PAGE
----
Safe, effective, patient-centered, timely, efficient, and equitable are, unfortunately, not words commonly associated with health care. They are the areas for improvement advanced by the Institute of Medicine as they defined the idealized health care system in a recent report.
Increasingly, most of us are frustrated with the fact that for all the wonderful things the health care system does, much of the experience doesn’t meet our needs. Unlike the Bob Dylan song, "Everything is Broken"—which laments the aspects of our daily life that fall short of their potential and don’t delight us—we face a wonderful opportunity when it comes to health care. We can fix it.
Currently, most hospital patients get very good care, just like most airline passengers get their luggage delivered at the same time they arrive. Those of us who fly regularly know how commonly luggage does not arrive—an error rate of about 12,000 per million, or what is called 3 sigma. Mishaps on takeoffs or landings, however, occur at a 6 sigma performance rate, or about 3 times out of a million. Regrettably, most health care processes operate at less than the performance of airline baggage handling. Can we fix baggage handling? Yes. Can we fix health care? Yes. We can, and we will.
What will it take? Simplistically stated, three things—the will (intent) to do it, a plan and resources. All three are, in fact, already in place and producing change in our system. National initiatives advanced by federal and state government (they purchase almost half of health care); business coalitions like The Leapfrog Group (Fortune 500 companies who provide health insurance to approximately 25 million working Americans); and private and public foundations, like the Robert Wood Johnson foundation, are raising the performance bar.
Pursuing perfection is now the target. These initiatives are the reasons for a national agenda to create the intent to change are born. They are identifying the tool kits to facilitate change, and health care is responding by building new infrastructure—people and their skills, systems, and standard operating procedures that will support the change. Central to these efforts is the incorporation of knowledge from other segments of the economy like safety engineering, systems engineering and human resource science. Technology—particularly information management systems that put clinical information in the hands of caregivers at the point of care and allow access to evidence- based decision support—will allow clinicians to make the right choices and produce optimal outcomes. Reducing variation through standardization is beginning. While a few decry these efforts as cookbook medicine, most clinicians welcome the help.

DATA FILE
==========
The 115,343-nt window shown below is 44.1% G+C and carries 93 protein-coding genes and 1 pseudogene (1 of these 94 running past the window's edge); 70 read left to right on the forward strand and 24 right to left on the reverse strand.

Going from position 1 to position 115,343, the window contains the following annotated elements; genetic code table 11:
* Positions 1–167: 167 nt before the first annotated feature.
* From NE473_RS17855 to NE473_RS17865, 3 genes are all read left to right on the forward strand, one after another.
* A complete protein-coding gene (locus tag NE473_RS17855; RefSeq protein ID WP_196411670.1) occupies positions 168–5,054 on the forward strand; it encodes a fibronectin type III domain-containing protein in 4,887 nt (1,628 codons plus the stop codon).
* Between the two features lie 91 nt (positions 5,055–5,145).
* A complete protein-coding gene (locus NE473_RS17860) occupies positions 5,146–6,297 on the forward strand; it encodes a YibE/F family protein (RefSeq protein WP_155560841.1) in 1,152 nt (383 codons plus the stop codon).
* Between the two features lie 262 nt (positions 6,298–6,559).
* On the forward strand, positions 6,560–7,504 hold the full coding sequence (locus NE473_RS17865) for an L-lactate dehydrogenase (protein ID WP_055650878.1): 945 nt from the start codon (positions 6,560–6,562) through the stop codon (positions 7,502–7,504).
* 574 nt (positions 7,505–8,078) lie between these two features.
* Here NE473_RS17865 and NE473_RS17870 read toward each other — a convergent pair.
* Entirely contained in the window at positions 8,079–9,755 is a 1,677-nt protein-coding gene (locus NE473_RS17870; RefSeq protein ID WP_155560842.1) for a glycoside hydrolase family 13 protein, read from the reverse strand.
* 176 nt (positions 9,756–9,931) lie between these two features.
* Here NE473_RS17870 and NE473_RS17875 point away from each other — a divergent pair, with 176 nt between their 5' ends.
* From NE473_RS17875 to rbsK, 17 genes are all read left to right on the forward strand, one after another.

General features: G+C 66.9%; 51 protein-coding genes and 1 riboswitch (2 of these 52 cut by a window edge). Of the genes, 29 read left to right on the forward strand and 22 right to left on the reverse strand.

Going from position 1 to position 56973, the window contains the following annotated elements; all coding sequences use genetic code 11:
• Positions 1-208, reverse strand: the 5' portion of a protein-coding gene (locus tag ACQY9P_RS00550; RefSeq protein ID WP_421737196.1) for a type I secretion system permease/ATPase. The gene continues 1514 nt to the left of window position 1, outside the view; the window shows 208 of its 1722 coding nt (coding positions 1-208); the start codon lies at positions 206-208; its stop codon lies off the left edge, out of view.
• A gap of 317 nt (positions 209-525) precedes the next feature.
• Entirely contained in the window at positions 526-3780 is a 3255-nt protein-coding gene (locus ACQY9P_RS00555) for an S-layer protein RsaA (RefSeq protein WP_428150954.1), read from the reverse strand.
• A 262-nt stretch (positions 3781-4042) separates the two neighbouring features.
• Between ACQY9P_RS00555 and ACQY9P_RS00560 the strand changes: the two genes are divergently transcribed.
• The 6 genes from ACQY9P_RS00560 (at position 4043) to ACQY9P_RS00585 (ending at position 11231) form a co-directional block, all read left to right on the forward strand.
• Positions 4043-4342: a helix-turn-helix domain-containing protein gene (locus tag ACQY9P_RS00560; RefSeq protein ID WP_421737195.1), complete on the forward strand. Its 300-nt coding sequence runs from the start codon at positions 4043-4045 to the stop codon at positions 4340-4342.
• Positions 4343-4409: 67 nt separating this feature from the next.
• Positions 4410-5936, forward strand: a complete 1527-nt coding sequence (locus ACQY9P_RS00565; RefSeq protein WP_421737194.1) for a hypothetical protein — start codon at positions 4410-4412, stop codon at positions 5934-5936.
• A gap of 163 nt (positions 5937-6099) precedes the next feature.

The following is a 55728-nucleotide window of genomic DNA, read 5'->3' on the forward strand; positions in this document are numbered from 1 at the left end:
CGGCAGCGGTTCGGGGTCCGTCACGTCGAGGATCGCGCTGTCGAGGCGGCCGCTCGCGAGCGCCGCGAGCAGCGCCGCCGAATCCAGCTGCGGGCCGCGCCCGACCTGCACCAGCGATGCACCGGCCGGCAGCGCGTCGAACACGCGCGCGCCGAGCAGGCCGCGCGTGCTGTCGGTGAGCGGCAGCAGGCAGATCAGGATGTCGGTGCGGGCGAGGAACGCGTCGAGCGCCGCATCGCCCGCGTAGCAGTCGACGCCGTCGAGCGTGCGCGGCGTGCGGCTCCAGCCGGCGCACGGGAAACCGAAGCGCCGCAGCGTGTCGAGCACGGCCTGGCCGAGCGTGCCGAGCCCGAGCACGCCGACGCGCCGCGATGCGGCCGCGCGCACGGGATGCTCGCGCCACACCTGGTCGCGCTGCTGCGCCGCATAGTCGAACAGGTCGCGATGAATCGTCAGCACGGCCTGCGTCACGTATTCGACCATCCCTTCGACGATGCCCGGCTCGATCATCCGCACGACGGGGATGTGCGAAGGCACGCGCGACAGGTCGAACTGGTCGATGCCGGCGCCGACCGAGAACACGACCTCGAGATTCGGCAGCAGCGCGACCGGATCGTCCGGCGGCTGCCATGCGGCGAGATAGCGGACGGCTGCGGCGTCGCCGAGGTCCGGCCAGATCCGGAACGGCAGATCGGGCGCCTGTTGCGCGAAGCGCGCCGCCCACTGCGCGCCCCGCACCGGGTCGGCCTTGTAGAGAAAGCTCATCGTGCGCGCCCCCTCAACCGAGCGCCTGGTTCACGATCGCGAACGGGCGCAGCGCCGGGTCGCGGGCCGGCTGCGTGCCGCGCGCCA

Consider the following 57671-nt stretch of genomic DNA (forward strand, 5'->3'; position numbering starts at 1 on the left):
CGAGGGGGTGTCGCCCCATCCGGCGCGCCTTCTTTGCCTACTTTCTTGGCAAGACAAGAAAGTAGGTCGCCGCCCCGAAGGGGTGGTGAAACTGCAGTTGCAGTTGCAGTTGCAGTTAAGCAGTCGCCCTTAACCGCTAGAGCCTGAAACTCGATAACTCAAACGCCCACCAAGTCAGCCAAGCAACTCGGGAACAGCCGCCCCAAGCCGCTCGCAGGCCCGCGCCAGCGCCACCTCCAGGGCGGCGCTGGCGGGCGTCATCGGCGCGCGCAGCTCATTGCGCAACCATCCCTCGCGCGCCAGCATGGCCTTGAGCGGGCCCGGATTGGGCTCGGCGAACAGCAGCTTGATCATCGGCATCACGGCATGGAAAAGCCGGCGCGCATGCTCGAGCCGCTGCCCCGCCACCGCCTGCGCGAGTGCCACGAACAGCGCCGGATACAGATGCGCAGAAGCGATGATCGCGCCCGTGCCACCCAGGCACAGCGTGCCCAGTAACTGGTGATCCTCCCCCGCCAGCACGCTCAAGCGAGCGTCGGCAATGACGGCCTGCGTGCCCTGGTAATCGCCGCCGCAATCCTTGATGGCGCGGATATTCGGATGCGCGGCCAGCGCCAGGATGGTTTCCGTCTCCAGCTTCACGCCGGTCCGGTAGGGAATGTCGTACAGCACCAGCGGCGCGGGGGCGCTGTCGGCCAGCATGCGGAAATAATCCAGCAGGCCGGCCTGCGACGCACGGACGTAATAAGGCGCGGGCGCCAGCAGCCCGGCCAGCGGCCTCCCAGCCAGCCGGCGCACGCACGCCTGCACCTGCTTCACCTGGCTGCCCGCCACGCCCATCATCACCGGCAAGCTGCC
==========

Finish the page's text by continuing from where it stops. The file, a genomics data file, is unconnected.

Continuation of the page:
It must be noted that inexpensive was not one of the listed aims of the Institute of Medicine ideal health care system design. The challenges of fairly compensating nurses and other caregivers to help assure we can attract and retain good people are real.
The significant costs of information technology—as much as $100 million a year for some large systems—must be incorporated into operational budgets already returning margins that will not generate enough cash to fund future capital investment needs. The continued burden of uncompensated charity care and funding of care for the 50 million uninsured Americans are social problems we, as a society, must address.
These are challenging and exciting times in health care. It appears to many we have an opportunity to finally get it right. Safe, effective, patient-centered, efficient and equitable care is within our grasp. IBI